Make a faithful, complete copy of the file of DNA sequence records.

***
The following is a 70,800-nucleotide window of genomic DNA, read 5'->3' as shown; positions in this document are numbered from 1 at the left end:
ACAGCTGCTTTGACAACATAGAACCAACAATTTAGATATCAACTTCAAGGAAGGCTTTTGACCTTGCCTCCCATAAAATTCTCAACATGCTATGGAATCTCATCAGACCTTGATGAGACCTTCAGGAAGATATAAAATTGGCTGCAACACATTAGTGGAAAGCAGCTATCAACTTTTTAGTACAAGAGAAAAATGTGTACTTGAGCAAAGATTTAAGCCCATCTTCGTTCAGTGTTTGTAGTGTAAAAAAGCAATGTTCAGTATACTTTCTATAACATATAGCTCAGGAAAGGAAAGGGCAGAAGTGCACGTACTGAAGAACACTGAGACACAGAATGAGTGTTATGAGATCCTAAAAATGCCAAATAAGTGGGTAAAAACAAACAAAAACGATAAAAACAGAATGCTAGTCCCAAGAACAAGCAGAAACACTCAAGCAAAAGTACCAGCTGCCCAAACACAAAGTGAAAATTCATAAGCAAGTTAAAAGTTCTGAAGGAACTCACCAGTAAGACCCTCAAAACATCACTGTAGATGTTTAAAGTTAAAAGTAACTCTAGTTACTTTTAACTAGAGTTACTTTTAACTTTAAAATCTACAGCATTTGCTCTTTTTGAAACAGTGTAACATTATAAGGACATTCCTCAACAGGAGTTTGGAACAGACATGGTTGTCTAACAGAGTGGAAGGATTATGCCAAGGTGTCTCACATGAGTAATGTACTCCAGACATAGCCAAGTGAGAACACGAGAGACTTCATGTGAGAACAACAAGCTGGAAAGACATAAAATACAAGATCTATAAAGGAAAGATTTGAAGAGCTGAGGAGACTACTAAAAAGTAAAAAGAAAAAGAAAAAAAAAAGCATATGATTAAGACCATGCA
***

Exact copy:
The following is a 70,800-nucleotide window of genomic DNA, read 5'->3' as shown; positions in this document are numbered from 1 at the left end:
ACAGCTGCTTTGACAACATAGAACCAACAATTTAGATATCAACTTCAAGGAAGGCTTTTGACCTTGCCTCCCATAAAATTCTCAACATGCTATGGAATCTCATCAGACCTTGATGAGACCTTCAGGAAGATATAAAATTGGCTGCAACACATTAGTGGAAAGCAGCTATCAACTTTTTAGTACAAGAGAAAAATGTGTACTTGAGCAAAGATTTAAGCCCATCTTCGTTCAGTGTTTGTAGTGTAAAAAAGCAATGTTCAGTATACTTTCTATAACATATAGCTCAGGAAAGGAAAGGGCAGAAGTGCACGTACTGAAGAACACTGAGACACAGAATGAGTGTTATGAGATCCTAAAAATGCCAAATAAGTGGGTAAAAACAAACAAAAACGATAAAAACAGAATGCTAGTCCCAAGAACAAGCAGAAACACTCAAGCAAAAGTACCAGCTGCCCAAACACAAAGTGAAAATTCATAAGCAAGTTAAAAGTTCTGAAGGAACTCACCAGTAAGACCCTCAAAACATCACTGTAGATGTTTAAAGTTAAAAGTAACTCTAGTTACTTTTAACTAGAGTTACTTTTAACTTTAAAATCTACAGCATTTGCTCTTTTTGAAACAGTGTAACATTATAAGGACATTCCTCAACAGGAGTTTGGAACAGACATGGTTGTCTAACAGAGTGGAAGGATTATGCCAAGGTGTCTCACATGAGTAATGTACTCCAGACATAGCCAAGTGAGAACACGAGAGACTTCATGTGAGAACAACAAGCTGGAAAGACATAAAATACAAGATCTATAAAGGAAAGATTTGAAGAGCTGAGGAGACTACTAAAAAGTAAAAAGAAAAAGAAAAAAAAAAGCATATGATTAAGACCATGCA